Bioidentical Hormone Replacement Therapy Questions Answered

By Monday June 15th, 2015Hormone Replacement Therapy

New research has led to the development of bioidentical hormone replacement therapy, the interesting ins and outs of which we discuss here.

The symptoms of hormonal imbalance are numerous and unfortunate, but luckily most if not all can be mitigated through hormone replacement therapy. New research has led to the development of bioidentical hormone replacement therapy, the interesting ins and outs of which we discuss here.

What Are Bioidentical Hormones?

While there is no FDA-approved definition of the term “bioidentical,” the Food and Drug Administration itself references the Endocrine Society’s definition that says bioidentical hormones are, “compounds that have the exact same chemical and molecular structure as hormones that are produced in the human body” while the American College of Obstetricians and Gynecologists defines them as, “plant-derived hormones that are biochemically similar or identical to those produced by the ovary or body.” Both are fancy ways of saying that these compounds are produced using botanical extracts to resemble, in both form and function, the hormones your body ideally makes on its own.

Why Use BHRT Instead of Traditional Hormone Replacement Therapy?

The decision of whether to treat a hormonal imbalance using traditional or bioidentical hormones is a highly personal one, but some advantages to BHRT are:

  • Bioidentical hormones are derived from natural botanicals, which some people appreciate as being a more wholesome source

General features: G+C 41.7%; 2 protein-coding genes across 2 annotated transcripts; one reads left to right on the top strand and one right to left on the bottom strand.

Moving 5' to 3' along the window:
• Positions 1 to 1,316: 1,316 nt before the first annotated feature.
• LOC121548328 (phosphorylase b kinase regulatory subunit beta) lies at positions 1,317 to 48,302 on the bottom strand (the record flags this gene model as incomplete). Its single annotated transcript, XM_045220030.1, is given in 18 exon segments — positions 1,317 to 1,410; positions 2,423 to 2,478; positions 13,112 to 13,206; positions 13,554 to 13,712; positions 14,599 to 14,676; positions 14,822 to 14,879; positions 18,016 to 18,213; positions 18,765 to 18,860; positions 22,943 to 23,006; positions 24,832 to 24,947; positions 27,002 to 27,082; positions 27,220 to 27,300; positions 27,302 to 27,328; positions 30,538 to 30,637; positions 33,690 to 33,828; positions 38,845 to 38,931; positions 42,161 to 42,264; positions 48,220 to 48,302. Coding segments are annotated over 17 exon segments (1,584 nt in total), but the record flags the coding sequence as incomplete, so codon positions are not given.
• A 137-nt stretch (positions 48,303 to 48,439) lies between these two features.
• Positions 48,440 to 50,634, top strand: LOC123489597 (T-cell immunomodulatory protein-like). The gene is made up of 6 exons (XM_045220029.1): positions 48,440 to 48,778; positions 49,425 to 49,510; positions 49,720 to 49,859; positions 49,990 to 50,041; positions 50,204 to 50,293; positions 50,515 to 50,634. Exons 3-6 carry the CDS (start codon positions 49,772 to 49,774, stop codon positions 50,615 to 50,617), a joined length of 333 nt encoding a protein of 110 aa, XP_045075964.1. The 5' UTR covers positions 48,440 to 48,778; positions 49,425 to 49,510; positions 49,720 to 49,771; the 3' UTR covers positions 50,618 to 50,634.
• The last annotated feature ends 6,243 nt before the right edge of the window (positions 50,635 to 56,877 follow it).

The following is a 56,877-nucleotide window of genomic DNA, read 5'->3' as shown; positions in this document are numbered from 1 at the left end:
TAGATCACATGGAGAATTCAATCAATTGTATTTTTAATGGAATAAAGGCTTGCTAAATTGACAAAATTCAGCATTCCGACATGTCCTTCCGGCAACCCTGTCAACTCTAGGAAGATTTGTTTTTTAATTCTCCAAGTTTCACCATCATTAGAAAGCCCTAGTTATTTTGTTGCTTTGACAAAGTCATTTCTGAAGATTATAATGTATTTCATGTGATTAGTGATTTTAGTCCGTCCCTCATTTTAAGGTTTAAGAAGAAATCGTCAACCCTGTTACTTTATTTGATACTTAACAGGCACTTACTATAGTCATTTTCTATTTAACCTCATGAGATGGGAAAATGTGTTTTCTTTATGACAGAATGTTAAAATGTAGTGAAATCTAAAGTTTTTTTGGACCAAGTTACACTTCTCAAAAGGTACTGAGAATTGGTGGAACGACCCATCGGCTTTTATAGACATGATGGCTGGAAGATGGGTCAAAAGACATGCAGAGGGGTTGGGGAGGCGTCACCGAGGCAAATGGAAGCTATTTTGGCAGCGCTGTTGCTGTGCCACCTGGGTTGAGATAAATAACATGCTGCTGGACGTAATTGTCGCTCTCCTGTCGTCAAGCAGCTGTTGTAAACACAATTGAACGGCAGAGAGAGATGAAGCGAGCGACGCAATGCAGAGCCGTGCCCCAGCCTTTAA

• Bioidentical hormones can be manufactured by drug companies, just like other drugs and supplements, but they can also be compounded by a physician or other qualified medical professional to match you unique physiology and needs
  • Because they’re natural, bioidentical hormones are often metabolized just like the body would metabolize the hormones it created itself

What can BHRT Treat?

Any symptoms associated with hormonal imbalance can potential reap the benefits of bioidentical hormone replacement therapy, including issues with memory, mood, anxiety, diabetes, hearth health, bone density, brain function, energy, appearance, skin health, and more, resulting in a whole host of physical and mental improvements that include but are not limited to the following list:

  • Increase energy levels
  • Achieve a more youthful overall appearance
  • Stabilize blood pressure, cholesterol, and bone health
  • Improve libido
  • Increase bone density
  • Boost memory
  • Improve skin tone

Is Bioidentical Hormone Replacement Therapy Only For Women?

While many of the applications or BHRT seem geared towards women and finding a solution for the symptoms and side effects associated with menopause, bioidentical testosterone exists and is used to combat male menopause, otherwise known as andropause. Testosterone supplementation to help boost mood, lesson depression and anxiety, improve bone density, assist in building muscle mass, increase libido, repair issues with sexual and erectile dysfunction, ward of atherosclerosis, protect against the onset of diabetes, promote healthy weight, and support brain function and memory.

Which Hormones Can Be Bioidentically Produced?

In addition to the hormones most commonly sought after for hormone replacement therapy (estrogen, progesterone, and testosterone), there are many other important hormones that can be created and administered to supplement the body’s own production.

  • Melatonin
  • Human Growth Hormone (HGH)
  • IGF-1 or Somatomedin C
  • Melanocyte Stimulation Hormone (MSH)
  • Oxytocin
  • Vasopressin
  • Thyroid Hormone
  • Cortisol
  • DHEA
  • Pregnenolone
  • Aldosterone
  • Insulin
Actual results may vary. The statements are not intended to imply that the results would be the same or similar for each patient. Each patient is unique and no particular result or outcome can be predicted or guaranteed. The statements in this website have not been evaluated by the Food and Drug Administration. Some of these procedures may be considered experimental.

These procedures are not intended to diagnose, treat, cure or prevent any disease.